PCOS is a problem with hormones that affects women during their childbearing years (ages 15 to 44). Between 2.2 and 26.7 percent of women in this age group have PCOS (1, 2).
Many women have PCOS but don’t know it. In one study, up to 70 percent of women with PCOS hadn’t been diagnosed.
PCOS affects a woman’s ovaries, the reproductive organs that produce estrogen and progesterone — hormones that regulate the menstrual cycle. The ovaries also produce a small amount of male hormones called androgens.
The ovaries release eggs to be fertilized by a man’s sperm. The release of an egg each month is called ovulation.
Follicle-stimulating hormone (FSH) and luteinizing hormone (LH) control ovulation. FSH stimulates the ovary to produce a follicle — a sac that contains an egg — and then LH triggers the ovary to release a mature egg.
PCOS is a “syndrome,” or group of symptoms that affects the ovaries and ovulation. Its three main features are:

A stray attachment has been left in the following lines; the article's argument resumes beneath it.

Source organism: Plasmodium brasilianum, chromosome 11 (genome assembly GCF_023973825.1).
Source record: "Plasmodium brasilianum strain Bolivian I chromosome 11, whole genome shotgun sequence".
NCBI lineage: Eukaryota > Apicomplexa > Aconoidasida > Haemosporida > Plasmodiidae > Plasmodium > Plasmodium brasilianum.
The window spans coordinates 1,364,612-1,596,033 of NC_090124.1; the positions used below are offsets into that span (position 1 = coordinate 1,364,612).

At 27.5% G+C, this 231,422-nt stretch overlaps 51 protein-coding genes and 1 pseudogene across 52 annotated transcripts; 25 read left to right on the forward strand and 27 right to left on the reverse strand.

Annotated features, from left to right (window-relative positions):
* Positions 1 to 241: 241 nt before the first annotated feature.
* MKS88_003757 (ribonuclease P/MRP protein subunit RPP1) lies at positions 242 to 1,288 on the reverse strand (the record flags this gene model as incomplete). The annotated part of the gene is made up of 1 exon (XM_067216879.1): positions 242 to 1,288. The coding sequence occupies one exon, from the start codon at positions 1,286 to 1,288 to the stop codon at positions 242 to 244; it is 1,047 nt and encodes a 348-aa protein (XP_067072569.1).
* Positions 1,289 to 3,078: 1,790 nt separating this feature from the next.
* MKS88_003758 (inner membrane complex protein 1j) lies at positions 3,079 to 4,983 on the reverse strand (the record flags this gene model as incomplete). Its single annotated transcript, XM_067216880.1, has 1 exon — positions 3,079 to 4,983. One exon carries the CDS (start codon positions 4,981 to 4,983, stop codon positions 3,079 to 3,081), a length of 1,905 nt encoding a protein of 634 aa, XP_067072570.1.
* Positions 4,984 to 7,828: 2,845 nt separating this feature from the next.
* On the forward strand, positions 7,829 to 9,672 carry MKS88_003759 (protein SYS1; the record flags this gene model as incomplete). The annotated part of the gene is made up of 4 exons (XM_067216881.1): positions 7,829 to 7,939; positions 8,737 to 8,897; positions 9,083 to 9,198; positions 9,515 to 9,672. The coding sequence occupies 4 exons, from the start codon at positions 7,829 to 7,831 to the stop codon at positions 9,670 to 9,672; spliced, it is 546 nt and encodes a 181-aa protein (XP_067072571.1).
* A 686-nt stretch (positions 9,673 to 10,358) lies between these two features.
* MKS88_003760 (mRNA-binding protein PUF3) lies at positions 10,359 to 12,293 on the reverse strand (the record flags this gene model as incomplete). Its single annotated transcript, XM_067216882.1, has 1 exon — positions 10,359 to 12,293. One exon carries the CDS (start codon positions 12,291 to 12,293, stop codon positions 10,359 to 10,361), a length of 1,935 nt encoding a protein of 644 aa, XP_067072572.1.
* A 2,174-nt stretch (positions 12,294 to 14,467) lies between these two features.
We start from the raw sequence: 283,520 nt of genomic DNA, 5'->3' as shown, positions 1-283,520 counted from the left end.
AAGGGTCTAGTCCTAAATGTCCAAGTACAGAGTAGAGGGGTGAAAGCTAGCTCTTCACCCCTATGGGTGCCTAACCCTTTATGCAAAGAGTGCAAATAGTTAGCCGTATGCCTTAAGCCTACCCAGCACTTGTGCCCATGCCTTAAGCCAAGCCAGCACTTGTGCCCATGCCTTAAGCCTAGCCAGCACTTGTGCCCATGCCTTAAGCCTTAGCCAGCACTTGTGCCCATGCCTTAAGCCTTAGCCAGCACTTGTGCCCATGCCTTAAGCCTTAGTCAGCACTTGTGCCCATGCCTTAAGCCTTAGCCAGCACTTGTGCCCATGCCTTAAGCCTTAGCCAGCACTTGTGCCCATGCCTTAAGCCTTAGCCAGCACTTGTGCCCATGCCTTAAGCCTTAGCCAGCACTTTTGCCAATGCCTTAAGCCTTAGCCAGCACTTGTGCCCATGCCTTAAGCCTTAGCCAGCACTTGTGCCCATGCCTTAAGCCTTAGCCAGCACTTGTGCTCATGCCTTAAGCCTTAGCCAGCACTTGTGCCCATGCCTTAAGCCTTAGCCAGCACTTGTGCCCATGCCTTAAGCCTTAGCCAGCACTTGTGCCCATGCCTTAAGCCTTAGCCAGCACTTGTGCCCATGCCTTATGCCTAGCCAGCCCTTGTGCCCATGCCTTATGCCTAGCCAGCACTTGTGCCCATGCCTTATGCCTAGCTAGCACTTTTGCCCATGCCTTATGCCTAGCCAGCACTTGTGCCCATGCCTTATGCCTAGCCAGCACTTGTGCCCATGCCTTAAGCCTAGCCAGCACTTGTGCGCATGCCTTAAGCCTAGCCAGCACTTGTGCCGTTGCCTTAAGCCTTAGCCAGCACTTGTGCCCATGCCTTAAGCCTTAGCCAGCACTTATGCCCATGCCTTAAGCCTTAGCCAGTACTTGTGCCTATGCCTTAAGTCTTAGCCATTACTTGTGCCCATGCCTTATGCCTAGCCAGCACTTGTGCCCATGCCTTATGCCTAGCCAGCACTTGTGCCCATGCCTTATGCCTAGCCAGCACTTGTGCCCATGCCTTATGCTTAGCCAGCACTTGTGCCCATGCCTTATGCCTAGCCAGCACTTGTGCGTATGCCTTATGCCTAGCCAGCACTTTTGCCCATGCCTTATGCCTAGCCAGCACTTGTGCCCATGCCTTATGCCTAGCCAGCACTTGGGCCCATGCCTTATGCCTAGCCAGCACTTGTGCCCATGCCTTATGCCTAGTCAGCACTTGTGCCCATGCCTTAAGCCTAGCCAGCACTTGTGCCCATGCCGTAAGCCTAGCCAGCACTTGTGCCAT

Doctors don’t know exactly what causes PCOS. They believe that high levels of male hormones prevent the ovaries from producing hormones and making eggs normally. Genes, insulin resistance, and inflammation have all been linked to excess androgen production.
PCOS treatment focuses on managing your individual concerns, such as infertility, hirsutism, acne or obesity. Specific treatment might involve lifestyle changes or medication.
List symptoms you've been having, and for how long
List all medications, vitamins and supplements you take, including the doses
List key personal and medical information, including other conditions, recent life changes and stressors
Prepare questions to ask your doctor
Keep a record of your menstrual cycles